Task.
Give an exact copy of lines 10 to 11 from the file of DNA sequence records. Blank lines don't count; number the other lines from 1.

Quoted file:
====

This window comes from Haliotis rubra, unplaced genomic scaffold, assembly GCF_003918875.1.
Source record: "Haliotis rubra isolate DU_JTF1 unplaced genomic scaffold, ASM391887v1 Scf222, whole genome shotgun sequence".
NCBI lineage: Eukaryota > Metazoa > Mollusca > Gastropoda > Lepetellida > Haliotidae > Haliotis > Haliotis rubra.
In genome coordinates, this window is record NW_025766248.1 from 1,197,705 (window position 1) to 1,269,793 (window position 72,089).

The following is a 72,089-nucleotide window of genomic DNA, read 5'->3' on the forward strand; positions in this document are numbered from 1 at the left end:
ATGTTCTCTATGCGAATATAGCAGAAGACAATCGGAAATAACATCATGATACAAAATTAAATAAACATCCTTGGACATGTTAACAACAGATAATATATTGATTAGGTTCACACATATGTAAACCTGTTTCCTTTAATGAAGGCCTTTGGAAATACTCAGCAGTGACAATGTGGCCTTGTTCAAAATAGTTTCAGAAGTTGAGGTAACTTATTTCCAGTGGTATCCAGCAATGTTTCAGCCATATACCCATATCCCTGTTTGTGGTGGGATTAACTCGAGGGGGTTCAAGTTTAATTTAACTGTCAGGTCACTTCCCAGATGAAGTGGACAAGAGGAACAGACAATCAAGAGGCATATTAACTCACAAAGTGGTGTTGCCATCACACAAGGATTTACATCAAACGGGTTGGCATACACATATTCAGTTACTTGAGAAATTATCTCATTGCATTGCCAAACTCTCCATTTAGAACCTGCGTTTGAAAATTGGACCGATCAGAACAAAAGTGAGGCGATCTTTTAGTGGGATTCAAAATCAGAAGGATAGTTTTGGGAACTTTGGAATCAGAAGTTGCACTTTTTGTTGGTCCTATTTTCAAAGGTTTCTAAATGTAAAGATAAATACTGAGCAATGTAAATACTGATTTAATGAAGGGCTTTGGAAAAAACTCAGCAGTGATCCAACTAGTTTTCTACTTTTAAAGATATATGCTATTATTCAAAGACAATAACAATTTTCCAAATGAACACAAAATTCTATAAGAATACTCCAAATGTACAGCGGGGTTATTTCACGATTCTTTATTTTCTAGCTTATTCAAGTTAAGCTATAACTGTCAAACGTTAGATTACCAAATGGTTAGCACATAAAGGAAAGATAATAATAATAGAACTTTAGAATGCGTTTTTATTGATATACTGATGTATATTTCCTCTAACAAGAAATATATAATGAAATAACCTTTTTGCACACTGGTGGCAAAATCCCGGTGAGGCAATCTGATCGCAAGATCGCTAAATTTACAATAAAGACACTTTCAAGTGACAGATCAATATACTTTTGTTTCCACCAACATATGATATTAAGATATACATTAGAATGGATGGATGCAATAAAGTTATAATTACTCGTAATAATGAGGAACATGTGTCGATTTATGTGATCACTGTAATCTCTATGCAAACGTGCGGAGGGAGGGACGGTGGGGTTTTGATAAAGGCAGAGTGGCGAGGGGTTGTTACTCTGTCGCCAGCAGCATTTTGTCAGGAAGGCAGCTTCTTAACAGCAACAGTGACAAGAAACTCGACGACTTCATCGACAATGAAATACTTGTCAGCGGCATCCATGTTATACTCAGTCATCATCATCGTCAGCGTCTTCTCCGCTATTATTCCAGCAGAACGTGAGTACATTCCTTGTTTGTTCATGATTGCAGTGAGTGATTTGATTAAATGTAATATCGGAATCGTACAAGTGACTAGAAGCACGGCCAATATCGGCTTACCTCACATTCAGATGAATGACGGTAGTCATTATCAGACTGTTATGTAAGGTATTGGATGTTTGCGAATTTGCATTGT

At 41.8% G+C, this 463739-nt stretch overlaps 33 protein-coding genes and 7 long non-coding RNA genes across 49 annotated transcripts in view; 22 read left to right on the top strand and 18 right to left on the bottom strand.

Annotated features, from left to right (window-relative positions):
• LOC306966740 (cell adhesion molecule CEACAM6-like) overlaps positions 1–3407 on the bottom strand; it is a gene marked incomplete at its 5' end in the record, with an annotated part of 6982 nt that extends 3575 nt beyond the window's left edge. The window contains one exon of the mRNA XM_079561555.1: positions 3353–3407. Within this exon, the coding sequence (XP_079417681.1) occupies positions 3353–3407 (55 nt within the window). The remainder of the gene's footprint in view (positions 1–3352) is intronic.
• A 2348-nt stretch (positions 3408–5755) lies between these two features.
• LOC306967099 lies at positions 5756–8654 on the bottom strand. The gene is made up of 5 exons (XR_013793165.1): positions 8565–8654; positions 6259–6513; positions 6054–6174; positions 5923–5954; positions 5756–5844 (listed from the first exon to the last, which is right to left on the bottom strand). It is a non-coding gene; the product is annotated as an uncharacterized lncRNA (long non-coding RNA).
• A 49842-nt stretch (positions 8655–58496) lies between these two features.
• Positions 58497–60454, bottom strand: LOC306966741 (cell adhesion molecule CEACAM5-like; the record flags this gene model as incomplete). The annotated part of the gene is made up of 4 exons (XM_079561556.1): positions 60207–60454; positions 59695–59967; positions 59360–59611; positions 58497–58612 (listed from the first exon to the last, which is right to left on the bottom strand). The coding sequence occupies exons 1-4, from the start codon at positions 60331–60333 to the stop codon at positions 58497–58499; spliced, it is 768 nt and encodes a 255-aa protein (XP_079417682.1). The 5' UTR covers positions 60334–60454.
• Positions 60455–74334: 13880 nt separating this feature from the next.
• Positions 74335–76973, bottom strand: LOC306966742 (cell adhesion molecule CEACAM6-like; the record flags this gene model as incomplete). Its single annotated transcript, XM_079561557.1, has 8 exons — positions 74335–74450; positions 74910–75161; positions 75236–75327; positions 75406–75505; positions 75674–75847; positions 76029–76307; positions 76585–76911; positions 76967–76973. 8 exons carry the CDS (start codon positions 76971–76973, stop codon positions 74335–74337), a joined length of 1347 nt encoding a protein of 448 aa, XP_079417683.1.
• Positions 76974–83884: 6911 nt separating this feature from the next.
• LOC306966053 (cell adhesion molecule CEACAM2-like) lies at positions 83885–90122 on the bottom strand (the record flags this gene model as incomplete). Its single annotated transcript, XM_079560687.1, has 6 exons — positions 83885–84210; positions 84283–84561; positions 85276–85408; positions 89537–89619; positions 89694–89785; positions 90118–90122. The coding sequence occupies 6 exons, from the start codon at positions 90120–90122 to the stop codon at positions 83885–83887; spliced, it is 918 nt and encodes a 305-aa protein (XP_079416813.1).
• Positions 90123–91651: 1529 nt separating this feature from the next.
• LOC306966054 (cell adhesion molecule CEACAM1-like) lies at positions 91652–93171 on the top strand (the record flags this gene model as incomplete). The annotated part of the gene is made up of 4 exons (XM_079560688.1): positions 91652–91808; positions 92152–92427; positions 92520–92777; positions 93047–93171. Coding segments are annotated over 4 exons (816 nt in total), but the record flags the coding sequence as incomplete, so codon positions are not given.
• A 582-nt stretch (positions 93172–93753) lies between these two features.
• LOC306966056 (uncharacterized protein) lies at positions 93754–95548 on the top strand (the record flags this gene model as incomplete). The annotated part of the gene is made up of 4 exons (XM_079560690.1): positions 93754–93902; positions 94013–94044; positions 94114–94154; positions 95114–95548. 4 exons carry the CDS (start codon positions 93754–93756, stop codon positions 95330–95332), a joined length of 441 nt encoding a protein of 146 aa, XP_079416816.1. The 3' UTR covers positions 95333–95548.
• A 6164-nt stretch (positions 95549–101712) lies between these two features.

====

• A 2348-nt stretch (positions 3408–5755) lies between these two features.
• LOC306967099 lies at positions 5756–8654 on the bottom strand. The gene is made up of 5 exons (XR_013793165.1): positions 8565–8654; positions 6259–6513; positions 6054–6174; positions 5923–5954; positions 5756–5844 (listed from the first exon to the last, which is right to left on the bottom strand). It is a non-coding gene; the product is annotated as an uncharacterized lncRNA (long non-coding RNA).